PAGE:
Wild-Card Races Reshuffle Postseason THROWING FANS A CURVE

Article excerpt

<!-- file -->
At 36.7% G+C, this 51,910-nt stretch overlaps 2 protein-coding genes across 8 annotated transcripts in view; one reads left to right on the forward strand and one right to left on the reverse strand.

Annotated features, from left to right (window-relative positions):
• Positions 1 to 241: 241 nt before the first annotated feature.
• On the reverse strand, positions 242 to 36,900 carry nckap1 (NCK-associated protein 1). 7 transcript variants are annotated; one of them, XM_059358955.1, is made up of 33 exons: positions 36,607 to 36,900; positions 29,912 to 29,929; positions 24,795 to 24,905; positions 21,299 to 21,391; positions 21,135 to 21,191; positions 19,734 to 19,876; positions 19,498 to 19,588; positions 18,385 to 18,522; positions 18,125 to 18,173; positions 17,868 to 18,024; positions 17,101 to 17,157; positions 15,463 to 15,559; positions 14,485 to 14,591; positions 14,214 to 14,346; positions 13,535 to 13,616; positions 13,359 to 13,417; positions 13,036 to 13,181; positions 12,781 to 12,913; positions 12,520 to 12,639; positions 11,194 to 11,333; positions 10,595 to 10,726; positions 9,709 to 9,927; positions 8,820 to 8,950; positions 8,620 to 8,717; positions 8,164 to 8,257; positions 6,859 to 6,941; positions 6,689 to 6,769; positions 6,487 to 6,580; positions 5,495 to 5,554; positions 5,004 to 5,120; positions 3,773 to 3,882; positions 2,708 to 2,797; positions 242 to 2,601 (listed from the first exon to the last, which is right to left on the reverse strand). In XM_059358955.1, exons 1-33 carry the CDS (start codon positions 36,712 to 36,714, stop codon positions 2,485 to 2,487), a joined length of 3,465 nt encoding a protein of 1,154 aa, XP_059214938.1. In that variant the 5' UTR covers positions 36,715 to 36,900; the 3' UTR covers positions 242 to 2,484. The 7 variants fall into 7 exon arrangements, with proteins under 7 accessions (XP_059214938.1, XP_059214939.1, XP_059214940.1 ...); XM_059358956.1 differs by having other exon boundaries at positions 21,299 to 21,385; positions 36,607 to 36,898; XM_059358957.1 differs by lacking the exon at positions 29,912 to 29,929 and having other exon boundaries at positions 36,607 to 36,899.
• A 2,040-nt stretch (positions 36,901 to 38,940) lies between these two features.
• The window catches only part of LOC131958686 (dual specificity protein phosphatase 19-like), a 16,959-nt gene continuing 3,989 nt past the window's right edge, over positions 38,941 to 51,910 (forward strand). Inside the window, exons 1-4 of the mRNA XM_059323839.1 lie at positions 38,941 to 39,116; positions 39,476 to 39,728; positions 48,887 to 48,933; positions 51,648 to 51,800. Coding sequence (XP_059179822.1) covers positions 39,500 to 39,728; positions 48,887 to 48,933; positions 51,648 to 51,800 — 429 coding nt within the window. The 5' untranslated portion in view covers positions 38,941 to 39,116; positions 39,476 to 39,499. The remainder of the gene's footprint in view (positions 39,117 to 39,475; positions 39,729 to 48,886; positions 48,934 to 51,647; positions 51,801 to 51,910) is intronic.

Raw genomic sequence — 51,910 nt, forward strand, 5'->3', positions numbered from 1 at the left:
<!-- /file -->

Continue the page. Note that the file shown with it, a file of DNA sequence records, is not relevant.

THE box scores in newspaper sports sections are one of the last constants in a sports world turned upside down by player strikes, owner stubbornness, and fan rebellions. They are as much of a "must read" to voracious sports fans as op-ed pages are to political pundits. Of late, a new and unfamiliar chart has invaded this sacred realm: the wild-card standings. While often agreeing that an extended playoff format may generate new interest and revenues, baseball observers are divided about the new postseason derby. Some analysts say it will win back fans after last season's noxious labor dispute. Others argue that the complexity of wild-card races will simply befuddle the casual fan. Some share the sentiments of Murray Chass, a veteran baseball writer for the New York Times. "I never like to see anyone but the first-place team play in the postseason," he says. "But with no division races to watch {in the American League}," because those division-titles are virtually sewn up, "the wild-card race will keep fans of teams who would normally be out of the race coming to the ballpark." To Mark Newman, a senior editor and writer of The Sporting News, the advent of wild-card teams has only created confusion. "It has become obvious that the average person has no idea who will play whom in the postseason," he says. "It's like trying to figure out a National Football League playoff tie-breaker. I thought that was bad, but this is worse." Some view the complex formula used to determine the pairings and playing sites as illogical. It certainly does not sit well with many Cleveland fans: The Indians own the best record in the major leagues but will not even enjoy the home-field advantage in the first round of the playoffs. "I think it's a travesty because we need every advantage we can get," says Doug Cameron, a long-suffering Indians fan. "I really don't know how the playoff format works," Cameron says, "but being a traditionalist, I think only those who win something should be allowed to keep playing in the playoffs. …


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